Long-term care (LTC) policy in China is in its infancy, and it is highly decentralised. Where policy structures exist, they are poorly resourced. Although China’s demography is still young by developed country standards, it is ageing very rapidly, and by mid-century will have “caught up” with many countries in the developed world with respect to population ageing. LTC policy development, therefore, is becoming a priority in China. We argue that it should be formulated with population ageing as a framework.
Policy designs, which take account of and encourage, informal care provision, will be critical to the fiscally sustainable delivery of LTC. In China, informal care is sometimes seen as very scarce because of the one child policy. With only one child, it is argued, there will be less informal care offered than in societies with larger families.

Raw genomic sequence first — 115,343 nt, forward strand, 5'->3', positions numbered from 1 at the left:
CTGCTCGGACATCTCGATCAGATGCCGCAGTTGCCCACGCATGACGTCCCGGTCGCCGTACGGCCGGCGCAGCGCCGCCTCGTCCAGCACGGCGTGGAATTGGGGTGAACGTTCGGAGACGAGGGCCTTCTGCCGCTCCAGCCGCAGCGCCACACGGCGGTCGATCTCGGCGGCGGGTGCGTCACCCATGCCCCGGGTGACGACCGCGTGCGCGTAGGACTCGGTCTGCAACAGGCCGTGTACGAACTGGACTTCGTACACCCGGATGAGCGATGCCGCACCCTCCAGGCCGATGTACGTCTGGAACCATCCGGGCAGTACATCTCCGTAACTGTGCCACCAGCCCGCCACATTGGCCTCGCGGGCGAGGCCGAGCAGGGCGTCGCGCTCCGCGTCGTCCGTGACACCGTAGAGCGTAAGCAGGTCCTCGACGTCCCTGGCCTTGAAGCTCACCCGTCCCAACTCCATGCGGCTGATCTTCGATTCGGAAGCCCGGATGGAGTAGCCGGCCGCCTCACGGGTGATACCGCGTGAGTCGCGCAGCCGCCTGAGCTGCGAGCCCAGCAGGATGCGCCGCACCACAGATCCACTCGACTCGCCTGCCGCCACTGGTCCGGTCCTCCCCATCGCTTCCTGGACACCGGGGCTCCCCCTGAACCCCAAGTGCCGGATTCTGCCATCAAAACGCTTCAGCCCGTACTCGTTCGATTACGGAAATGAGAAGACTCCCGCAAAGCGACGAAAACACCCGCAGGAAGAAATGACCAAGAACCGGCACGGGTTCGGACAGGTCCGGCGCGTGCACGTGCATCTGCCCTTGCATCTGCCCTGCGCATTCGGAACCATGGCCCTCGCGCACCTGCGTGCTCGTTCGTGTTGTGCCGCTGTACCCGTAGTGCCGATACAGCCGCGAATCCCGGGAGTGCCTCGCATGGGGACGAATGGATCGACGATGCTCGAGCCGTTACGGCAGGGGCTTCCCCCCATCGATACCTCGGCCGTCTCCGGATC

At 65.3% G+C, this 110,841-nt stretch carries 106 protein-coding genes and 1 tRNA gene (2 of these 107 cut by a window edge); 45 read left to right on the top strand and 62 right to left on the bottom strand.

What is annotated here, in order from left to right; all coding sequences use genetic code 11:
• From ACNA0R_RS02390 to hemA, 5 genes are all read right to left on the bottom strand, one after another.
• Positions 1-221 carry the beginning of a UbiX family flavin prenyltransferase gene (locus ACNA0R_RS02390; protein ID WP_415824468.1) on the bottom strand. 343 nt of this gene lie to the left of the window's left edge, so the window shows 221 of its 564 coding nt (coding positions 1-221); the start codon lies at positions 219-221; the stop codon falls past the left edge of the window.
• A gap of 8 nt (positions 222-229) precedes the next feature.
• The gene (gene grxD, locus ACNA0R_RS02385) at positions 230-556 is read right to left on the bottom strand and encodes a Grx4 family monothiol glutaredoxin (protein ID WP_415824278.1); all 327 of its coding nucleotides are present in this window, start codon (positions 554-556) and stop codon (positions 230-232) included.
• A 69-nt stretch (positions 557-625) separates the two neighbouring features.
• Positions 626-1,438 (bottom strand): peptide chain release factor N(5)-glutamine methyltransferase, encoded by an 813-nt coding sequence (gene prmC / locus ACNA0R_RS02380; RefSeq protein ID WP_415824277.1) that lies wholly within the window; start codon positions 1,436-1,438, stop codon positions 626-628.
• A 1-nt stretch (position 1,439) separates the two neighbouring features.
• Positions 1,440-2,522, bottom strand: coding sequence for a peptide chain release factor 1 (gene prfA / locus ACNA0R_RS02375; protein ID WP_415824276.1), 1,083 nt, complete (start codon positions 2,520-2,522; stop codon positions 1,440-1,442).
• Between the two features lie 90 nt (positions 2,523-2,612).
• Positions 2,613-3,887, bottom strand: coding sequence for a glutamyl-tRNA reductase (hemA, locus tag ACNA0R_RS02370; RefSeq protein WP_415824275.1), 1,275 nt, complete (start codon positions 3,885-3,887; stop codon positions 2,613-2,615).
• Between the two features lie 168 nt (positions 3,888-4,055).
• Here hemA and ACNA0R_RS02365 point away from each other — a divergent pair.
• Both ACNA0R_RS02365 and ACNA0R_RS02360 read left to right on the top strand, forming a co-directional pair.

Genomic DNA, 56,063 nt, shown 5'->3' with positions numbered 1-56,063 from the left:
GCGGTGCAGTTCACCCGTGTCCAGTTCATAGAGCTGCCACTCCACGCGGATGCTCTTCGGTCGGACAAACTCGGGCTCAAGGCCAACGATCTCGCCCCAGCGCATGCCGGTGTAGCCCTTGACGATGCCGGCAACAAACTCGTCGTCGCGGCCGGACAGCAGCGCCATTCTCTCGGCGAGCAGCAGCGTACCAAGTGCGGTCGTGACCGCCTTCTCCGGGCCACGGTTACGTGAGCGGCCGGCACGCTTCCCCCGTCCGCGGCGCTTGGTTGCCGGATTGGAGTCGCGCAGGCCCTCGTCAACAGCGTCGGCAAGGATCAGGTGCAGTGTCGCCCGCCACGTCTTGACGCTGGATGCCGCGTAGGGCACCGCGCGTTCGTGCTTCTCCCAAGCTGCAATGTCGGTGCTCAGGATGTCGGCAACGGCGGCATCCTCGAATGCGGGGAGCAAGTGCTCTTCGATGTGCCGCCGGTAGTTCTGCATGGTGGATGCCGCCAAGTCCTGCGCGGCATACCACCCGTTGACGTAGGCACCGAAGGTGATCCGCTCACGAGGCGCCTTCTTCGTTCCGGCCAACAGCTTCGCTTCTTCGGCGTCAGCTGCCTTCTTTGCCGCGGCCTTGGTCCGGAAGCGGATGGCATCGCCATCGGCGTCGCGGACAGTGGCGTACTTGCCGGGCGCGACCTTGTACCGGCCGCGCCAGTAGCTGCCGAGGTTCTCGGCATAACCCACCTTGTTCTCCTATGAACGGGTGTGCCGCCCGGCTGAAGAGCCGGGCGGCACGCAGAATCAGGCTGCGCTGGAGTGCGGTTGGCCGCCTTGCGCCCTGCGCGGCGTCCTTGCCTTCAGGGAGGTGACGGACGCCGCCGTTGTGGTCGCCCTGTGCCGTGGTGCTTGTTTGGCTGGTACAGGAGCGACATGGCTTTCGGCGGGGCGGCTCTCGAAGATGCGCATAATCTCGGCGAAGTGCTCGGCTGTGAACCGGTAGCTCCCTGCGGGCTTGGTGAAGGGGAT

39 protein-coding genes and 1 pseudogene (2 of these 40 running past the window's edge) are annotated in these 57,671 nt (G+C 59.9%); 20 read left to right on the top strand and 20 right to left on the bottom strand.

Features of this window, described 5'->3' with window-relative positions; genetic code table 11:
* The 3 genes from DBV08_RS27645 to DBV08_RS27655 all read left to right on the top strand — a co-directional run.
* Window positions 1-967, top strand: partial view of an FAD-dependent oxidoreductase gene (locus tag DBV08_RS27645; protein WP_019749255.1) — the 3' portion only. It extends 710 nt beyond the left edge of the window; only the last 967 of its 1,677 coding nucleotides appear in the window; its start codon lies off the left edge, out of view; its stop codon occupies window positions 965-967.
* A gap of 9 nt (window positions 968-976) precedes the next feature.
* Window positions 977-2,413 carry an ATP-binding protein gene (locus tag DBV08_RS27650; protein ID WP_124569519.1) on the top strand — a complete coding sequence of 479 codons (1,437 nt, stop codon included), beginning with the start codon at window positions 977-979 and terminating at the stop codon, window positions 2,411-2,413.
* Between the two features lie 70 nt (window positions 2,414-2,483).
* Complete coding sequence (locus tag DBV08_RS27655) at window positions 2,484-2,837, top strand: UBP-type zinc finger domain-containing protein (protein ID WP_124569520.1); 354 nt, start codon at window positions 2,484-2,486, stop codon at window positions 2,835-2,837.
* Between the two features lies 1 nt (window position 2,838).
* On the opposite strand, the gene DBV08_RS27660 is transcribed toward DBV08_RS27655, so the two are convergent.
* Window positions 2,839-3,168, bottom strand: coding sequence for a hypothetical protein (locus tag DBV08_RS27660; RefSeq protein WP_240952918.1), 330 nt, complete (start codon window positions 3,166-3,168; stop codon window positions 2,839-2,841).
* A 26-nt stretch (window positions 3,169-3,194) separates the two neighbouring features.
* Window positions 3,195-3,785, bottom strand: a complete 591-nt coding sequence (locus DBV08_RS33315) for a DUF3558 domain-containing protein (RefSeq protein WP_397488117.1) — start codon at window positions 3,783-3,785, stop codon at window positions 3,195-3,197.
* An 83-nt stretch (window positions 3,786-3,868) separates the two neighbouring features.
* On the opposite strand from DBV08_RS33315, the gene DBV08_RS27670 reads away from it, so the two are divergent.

This paper uses the recently developed China Health and Retirement Longitudinal Study (CHARLS) dataset to analyse the current patterns of disability and informal care availability. In particular, and contrary to expectation, we find that fertility change is not the main driver for reducing informal care. Education levels, living standards, urbanization and co-residency are much more important. This suggests that current policy, which targets those with one child families, may be misguided, and also that mechanical extrapolations of future demand for care may be misleading.